At first glance this may sound somewhat convincing of it being something special, or at the very least, curiously coincidental. That is until you realise that the Jewish calendar is a lunar calendar. Yes, that's right – every feast and important event is timed specifically around the moon so of course feasts etc. will fall on full moons, whether they are blood red or not!

Or as Patheos writer, Benjamin L. Corey puts it: "looking to the sky to tell the future of Israel (basically, fortune telling for a nation state)."

So why all the fuss about "blood moons"?

The so-called blood moons has taken a grip on certain theology due to a handful of references in the Bible which talk about the full moon becoming "like blood" which I'll list below for reference:

Joel 2:31

The sun shall be turned to darkness, and the moon to blood, before the great and terrible day of the Lord comes.

Revelation 6:12

When he opened the sixth seal, I looked, and there came a great earthquake; the sun became black as sackcloth, the full moon became like blood...

Acts 2:20

The sun shall be turned to darkness
    and the moon to blood,
        before the coming of the Lord’s great and glorious day.

Matthew 24:29 is sometimes included in this type of thing, despite there not being a mention of a red moon, but that "the moon will not give its light" instead. Arguably, Matthew 24 and Revelation 6 are speaking about the same event here, as Jesus also says that "the sun will be darkened" too.

The list becomes a little shorter when you consider that the reference in Acts is actually a quote from the prophecy in Joel. So in actuality, this blood red moon is only really spoken of twice.

What's more interesting, and also a little bit of a death knell for this blood moon theology, is that in Acts 2 when Peter is quoting the prophecy in Joel, he doesn't say that this is some far-off future event that is irrelevant to those whom he is speaking, but that it was being fulfilled right there and then.

Advertisement

This is the problem when you chop bible verses out of context and then build doctrines on it; you have to "conveniently" ignore other parts of scripture, sometimes even parts of the same paragraph!

Let's break down Acts 2 a little and show you what I mean:

Acts 2 begins with Pentecost, where the disciples are all hiding in a room when suddenly the Holy Spirit comes down on them in a dramatic way like a "rush of a violent wind" which filled the house they were in, and then tongues of fire appears on their heads, then they begin speaking different languages — it all must have been quite strange and bewildering!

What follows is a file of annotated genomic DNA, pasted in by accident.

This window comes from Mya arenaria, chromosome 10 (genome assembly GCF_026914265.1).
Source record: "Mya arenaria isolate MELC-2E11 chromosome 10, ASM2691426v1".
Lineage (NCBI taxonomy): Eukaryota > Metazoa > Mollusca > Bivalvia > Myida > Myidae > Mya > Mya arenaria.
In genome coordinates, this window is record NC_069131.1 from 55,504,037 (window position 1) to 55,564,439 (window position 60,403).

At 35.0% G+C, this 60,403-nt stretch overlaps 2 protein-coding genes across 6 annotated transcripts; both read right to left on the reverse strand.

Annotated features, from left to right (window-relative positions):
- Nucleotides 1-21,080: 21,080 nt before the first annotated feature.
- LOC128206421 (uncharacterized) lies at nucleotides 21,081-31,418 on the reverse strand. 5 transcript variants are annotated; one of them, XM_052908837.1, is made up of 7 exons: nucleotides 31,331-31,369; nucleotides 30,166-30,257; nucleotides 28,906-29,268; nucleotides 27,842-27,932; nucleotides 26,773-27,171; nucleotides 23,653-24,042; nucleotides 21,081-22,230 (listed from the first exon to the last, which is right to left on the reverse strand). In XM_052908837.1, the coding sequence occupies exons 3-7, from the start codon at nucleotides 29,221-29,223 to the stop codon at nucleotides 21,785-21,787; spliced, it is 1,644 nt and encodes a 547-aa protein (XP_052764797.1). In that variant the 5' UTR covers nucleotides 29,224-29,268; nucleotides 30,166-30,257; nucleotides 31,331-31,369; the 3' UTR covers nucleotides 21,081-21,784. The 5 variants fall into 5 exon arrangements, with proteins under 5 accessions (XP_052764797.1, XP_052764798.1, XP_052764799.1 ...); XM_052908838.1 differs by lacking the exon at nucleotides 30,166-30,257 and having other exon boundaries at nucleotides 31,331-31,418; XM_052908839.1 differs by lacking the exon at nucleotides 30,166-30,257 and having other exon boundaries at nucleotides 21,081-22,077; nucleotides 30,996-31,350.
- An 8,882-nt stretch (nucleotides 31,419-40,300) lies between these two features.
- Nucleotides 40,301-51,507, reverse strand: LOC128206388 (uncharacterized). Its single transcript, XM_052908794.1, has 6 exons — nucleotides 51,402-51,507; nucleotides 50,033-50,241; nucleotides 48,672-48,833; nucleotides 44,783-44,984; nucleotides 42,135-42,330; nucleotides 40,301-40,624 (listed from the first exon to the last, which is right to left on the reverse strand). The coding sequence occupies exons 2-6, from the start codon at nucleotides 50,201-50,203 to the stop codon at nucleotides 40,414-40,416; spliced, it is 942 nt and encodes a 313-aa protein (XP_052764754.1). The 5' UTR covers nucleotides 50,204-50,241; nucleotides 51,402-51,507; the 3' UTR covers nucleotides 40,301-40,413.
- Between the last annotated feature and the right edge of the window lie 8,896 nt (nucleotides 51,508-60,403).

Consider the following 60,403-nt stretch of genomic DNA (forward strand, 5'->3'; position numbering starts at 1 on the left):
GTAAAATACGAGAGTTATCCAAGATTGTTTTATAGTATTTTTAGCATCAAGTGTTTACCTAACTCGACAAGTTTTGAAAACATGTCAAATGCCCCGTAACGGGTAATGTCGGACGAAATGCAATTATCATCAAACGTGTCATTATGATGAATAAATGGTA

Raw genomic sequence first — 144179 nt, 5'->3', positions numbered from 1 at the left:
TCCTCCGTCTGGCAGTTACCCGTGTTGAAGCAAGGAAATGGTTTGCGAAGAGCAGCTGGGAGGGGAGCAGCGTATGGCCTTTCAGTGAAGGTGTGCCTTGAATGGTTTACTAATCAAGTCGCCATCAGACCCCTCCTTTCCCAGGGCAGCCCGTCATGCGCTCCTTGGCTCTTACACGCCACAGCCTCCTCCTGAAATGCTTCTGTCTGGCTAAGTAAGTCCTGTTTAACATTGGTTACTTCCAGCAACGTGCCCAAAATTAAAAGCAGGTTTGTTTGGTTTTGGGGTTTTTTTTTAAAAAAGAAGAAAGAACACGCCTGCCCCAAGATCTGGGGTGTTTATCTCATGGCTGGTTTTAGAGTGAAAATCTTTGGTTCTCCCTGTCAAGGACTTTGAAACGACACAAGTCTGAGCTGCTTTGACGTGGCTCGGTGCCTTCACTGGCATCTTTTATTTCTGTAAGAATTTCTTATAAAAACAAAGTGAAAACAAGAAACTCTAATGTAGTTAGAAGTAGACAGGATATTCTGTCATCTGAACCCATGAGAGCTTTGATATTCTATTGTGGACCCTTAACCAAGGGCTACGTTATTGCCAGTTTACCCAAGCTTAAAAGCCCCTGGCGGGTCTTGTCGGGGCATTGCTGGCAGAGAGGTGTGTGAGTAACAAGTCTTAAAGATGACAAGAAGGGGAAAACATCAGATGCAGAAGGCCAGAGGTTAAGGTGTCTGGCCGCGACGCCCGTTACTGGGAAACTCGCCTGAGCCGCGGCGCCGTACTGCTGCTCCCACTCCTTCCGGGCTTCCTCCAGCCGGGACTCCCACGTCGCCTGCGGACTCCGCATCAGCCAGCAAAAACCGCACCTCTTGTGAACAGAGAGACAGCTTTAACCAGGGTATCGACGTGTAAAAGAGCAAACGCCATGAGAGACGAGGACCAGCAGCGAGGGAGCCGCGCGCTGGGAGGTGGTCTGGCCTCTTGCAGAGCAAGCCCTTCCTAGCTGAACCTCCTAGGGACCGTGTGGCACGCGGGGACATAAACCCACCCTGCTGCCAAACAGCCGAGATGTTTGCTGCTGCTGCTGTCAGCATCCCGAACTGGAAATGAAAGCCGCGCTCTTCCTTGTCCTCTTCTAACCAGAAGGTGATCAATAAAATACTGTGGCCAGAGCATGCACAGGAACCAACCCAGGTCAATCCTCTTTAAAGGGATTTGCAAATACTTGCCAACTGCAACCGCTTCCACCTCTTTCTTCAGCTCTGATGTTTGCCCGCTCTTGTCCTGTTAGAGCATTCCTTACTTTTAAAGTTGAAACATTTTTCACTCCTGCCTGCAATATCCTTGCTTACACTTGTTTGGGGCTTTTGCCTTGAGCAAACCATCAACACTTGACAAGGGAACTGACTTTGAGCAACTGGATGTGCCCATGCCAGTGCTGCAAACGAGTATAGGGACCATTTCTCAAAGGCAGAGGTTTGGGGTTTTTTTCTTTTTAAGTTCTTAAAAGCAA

But not only for them, the people in the street below heard and saw and thought that the disciples were drunk! Then Peter gets up in front of the crowd and says "Indeed, these are not drunk, as you suppose, for it is only nine o’clock in the morning. No, this is what was spoken through the prophet Joel: In the last days it will be, God declares, that I will pour out my Spirit upon all flesh..."

Advertisement

Did you catch that? That event then, 2000 years ago, was what the prophet Joel was speaking about. Not only that, but attributing Joel's prophecy to the time of the disciples also means that 2000 years ago were "the last days" — not this month, nor ever again. That was, as Jesus spoke of it in Matt 24, "the end of the age"; the close of the old covenant and the start of the new!

Most modern "end times" theology accept this in part, but then say that the Last Days began back then, but still continue today. But the New Testament writers don't really allow for such an interpretation without some scriptural gymnastics!

The "Last Days" began at Pentecost 2000 years ago and continued until near the end of the first century. Quite a few of the New Testament books reference the last days or that the time is short, or "at hand", but it's when we get to 1 John 2:18 that we see something different: it was the "the last hour"!

Saying the last days could be an innumerable amount of days which span from Pentecost 2000 years ago and keep on going is one thing, but how do you make a single hour stretch for more than two millennia?

Advertisement

I'll leave that one with you to ponder on.

 

If you still believe all that Hagee and his ilk are churning out, then the only "world-changing" event that I predict will happen at the end of September is, is that of your world changing when you realise that you have been duped, yet again, by another end-time (false) prophet. One who may possibly "pull a Harold Camping" and go into hiding, or come out with some "miscalculation" on the timing of these world-shattering events before writing a new book to explain it all again.